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Self-Fulfilling Prophecies on a Cosmic Level
Written on 11/10/2014, film first viewed by author on 11/07/2014
Energy is the name of that thing that we first learned about back in middle school physics class. The laws of physics state that energy can be transferred and conserved, but never created or destroyed. In a world where everything seems so fragile and temporary, where wars of weapons and ideas destroy human life and morality, this whole concept of energy is an enlightening notion. Of all things, it is science that shows us that there is a "force", for lack of another term, that has always existed and that will always exist. Even more special, this force is passed along, from one thing to another and for all time, the grandest inheritance occurring in the natural world.
In what is to be inevitably the next Christopher Nolan blockbuster, energy finds its way flowing through space and people in ways that science has a hard time still understanding. Interstellar is not so much a movie strictly about energy as it is more about climate change, space exploration, and the possible practicality of a black hole.
Cooper (Matthew McConaughey) is an ex-astronaut turned farmer on Earth in the near-distant future. The planet is dying, ravaged by climate change. It is getting harder for organisms, including humans, to survive and thrive. Erratic weather is common, and the seasons no longer accommodate traditional crops. Within the next generation's lifetime, nothing will grow any longer, and humans will starve and suffocate. On a more political note, space exploration has been practically outlawed, even so much so that children are being taught in public schools that the Apollo 11 moon landing was a mere story of U.S. propaganda made to make the Soviets use up their resources. It is a subject that gets Cooper's daughter Murphy (Mackenzie Foy) kicked out of school because of her protest. The mentality of most humans is that all concern should be focused on trying to "save" an already doomed planet instead of traveling to others. Through a series of bizarre events concerning a "ghost", Morse codes in dust, and a "secret" organization, Cooper is convinced by Prof. Brand (Michael Caine) and his astronaut daughter Amelia (Anne Hathaway), to pilot a manned mission through space and a black hole. In theory, this should create a shortcut to another galaxy with possibly hospitable planets. The whole operation shifts away from a futile effort to save planet Earth for the human species, and instead will attempt to create a lifeboat for it. It is a risky plan, and it is known that other astronauts have never returned. As Cooper, Amelia, and their teammates leave Earth and travel far into space and beyond, everything they know about time and reality will drastically change. Back on Earth, a couple decades pass and adult Murphy (Jessica Chastain), adopted into Prof. Brand's program, grows desperate as she tries to save her family and understand "it all".
Official motion picture soundtrack of "Interstellar" available through Amazon
Whew! A lot to digest, this author admits. Truly an epic adventure that tries to rival 2001: A Space Odyssey and Close Encounters of the Third Kind. A seasoned cinephile will find it hard to ignore the suggesting and simplified outreach of a possible alien race, robots that look like walking monoliths, ballet-like choreography of spaceships, and a Hans Zimmer score almost blatantly ripping cues straight from 2001: A Space Odyssey and Koyaanisqatsi. That is not to say that this author didn't like Interstellar as a whole. The film community should rejoice (and it seems to so far) that a film like this was accomplished. It opens a door for the next generation of filmmakers and moviegoers to get reconnected to "our forefathers" that inspired Nolan and his crew. This is the passing of one film's energy to the next.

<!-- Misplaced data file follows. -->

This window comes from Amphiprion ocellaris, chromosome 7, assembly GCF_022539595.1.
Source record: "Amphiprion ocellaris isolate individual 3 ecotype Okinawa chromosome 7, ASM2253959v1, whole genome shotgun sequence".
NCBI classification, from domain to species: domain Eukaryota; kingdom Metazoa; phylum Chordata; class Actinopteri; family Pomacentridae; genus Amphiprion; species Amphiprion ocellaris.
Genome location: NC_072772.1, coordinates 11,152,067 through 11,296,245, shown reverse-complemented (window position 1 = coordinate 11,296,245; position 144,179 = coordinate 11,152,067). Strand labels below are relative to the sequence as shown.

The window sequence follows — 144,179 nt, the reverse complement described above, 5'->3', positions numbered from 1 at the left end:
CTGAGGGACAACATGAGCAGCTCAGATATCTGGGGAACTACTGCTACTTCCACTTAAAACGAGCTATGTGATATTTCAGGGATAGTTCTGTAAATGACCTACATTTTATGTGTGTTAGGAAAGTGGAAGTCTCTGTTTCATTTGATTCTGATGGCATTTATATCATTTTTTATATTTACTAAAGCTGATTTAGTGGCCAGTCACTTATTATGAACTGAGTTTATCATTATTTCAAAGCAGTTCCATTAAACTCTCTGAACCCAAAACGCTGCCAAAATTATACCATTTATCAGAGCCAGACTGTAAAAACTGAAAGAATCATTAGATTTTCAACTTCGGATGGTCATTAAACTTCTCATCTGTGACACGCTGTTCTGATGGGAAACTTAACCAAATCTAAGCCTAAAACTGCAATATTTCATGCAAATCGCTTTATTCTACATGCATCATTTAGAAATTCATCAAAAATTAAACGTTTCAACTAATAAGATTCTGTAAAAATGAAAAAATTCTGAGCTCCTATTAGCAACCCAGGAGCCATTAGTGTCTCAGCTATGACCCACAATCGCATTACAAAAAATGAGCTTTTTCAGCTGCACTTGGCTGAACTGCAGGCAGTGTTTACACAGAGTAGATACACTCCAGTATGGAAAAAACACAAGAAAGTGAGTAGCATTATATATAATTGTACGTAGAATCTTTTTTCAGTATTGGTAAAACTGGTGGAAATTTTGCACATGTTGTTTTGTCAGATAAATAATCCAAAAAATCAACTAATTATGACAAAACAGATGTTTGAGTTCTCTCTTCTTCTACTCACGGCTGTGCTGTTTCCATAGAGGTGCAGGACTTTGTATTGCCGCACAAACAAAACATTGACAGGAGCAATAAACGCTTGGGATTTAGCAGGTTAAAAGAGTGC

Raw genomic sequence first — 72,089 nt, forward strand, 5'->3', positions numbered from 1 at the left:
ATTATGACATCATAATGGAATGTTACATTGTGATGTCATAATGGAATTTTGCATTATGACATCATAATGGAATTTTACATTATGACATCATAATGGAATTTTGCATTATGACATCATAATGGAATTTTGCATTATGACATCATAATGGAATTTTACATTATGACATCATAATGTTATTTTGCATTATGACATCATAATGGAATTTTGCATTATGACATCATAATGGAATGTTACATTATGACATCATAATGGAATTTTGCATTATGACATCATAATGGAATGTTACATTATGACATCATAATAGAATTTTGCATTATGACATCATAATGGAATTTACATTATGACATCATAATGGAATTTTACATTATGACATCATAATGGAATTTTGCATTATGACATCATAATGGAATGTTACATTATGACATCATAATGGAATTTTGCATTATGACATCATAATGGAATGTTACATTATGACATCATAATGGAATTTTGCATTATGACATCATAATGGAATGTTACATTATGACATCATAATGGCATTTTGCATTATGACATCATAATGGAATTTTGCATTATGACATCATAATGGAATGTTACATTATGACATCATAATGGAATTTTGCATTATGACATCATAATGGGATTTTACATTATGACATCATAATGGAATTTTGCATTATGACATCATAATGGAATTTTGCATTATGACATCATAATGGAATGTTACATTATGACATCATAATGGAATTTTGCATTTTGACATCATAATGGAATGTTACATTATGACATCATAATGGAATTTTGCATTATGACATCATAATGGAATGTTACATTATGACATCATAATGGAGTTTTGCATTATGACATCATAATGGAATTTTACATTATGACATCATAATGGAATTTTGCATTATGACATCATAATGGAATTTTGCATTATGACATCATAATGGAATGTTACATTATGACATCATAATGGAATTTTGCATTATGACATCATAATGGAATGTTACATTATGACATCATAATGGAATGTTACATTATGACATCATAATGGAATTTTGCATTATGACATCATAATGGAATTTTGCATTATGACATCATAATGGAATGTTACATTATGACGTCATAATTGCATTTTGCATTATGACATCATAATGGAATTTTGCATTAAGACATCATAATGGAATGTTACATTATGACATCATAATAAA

The eco-friendly message is pretty obvious, and the first act is the Nolan Brothers' way of trying to tell the powers that be that something must be done to preserve the ever-changing Earth as best we can. Otherwise, humans will lose their oasis in the middle of the cold vacuum. To expand upon this, the other message laid throughout the film is that humans make their own future. In Interstellar (and arguably throughout history), there is no higher power that is going to make up the minds of humans, or save them, or take them down a path of some kind of new "Manifest Destiny". Humans do what humans want to do, even if they say they believe it's for something else. With Cooper's character, there is a mind-blowing discovery that he is the one who can help himself and his species, a human helping humans. No gods, no little green men.
As the human will is an energy that passes down through the generations to continue our survival, it is also the energy of human love that keeps us going. We push through the darkness, so that we might see the ones we love again. As can be seen in an altercation between Cooper and Amelia (and later on with the mysterious Dr. Mann), love is probably the strongest kind of "energy", for it can kill as easily as it can nurture. Cooper wants to return to Murph, but what will that sacrifice? With every action there is a reaction, and things remain while things are lost. Like the myth of a phoenix, something new arises from the ashes, and inherits the energy.